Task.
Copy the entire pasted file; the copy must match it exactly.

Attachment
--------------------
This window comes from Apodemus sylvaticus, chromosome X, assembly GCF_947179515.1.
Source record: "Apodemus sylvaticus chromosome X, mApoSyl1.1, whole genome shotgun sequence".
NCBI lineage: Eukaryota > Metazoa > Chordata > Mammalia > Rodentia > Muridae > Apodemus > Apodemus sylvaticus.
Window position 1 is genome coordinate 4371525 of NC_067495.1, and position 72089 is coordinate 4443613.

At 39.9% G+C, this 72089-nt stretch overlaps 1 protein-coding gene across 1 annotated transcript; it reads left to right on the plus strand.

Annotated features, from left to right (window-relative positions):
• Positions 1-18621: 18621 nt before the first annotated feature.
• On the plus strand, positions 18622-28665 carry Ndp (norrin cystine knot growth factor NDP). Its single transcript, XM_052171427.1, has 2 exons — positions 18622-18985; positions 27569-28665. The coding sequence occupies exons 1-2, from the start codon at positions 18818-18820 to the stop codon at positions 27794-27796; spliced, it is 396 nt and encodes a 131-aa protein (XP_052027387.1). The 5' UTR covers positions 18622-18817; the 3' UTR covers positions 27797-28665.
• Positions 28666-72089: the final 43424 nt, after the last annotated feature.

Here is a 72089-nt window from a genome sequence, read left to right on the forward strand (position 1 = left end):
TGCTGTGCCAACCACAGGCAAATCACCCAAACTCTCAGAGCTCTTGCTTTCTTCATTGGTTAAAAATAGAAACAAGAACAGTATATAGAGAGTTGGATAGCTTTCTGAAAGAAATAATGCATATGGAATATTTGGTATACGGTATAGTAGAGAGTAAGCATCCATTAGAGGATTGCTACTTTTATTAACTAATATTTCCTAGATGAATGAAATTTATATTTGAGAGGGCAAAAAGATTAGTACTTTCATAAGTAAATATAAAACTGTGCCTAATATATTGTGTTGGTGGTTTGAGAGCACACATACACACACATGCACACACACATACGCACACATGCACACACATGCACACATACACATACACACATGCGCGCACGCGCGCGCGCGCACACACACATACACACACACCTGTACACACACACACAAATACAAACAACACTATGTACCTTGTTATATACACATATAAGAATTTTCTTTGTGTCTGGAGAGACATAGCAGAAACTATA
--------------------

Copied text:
This window comes from Apodemus sylvaticus, chromosome X, assembly GCF_947179515.1.
Source record: "Apodemus sylvaticus chromosome X, mApoSyl1.1, whole genome shotgun sequence".
NCBI lineage: Eukaryota > Metazoa > Chordata > Mammalia > Rodentia > Muridae > Apodemus > Apodemus sylvaticus.
Window position 1 is genome coordinate 4371525 of NC_067495.1, and position 72089 is coordinate 4443613.

At 39.9% G+C, this 72089-nt stretch overlaps 1 protein-coding gene across 1 annotated transcript; it reads left to right on the plus strand.

Annotated features, from left to right (window-relative positions):
• Positions 1-18621: 18621 nt before the first annotated feature.
• On the plus strand, positions 18622-28665 carry Ndp (norrin cystine knot growth factor NDP). Its single transcript, XM_052171427.1, has 2 exons — positions 18622-18985; positions 27569-28665. The coding sequence occupies exons 1-2, from the start codon at positions 18818-18820 to the stop codon at positions 27794-27796; spliced, it is 396 nt and encodes a 131-aa protein (XP_052027387.1). The 5' UTR covers positions 18622-18817; the 3' UTR covers positions 27797-28665.
• Positions 28666-72089: the final 43424 nt, after the last annotated feature.

Here is a 72089-nt window from a genome sequence, read left to right on the forward strand (position 1 = left end):
TGCTGTGCCAACCACAGGCAAATCACCCAAACTCTCAGAGCTCTTGCTTTCTTCATTGGTTAAAAATAGAAACAAGAACAGTATATAGAGAGTTGGATAGCTTTCTGAAAGAAATAATGCATATGGAATATTTGGTATACGGTATAGTAGAGAGTAAGCATCCATTAGAGGATTGCTACTTTTATTAACTAATATTTCCTAGATGAATGAAATTTATATTTGAGAGGGCAAAAAGATTAGTACTTTCATAAGTAAATATAAAACTGTGCCTAATATATTGTGTTGGTGGTTTGAGAGCACACATACACACACATGCACACACACATACGCACACATGCACACACATGCACACATACACATACACACATGCGCGCACGCGCGCGCGCGCACACACACATACACACACACCTGTACACACACACACAAATACAAACAACACTATGTACCTTGTTATATACACATATAAGAATTTTCTTTGTGTCTGGAGAGACATAGCAGAAACTATA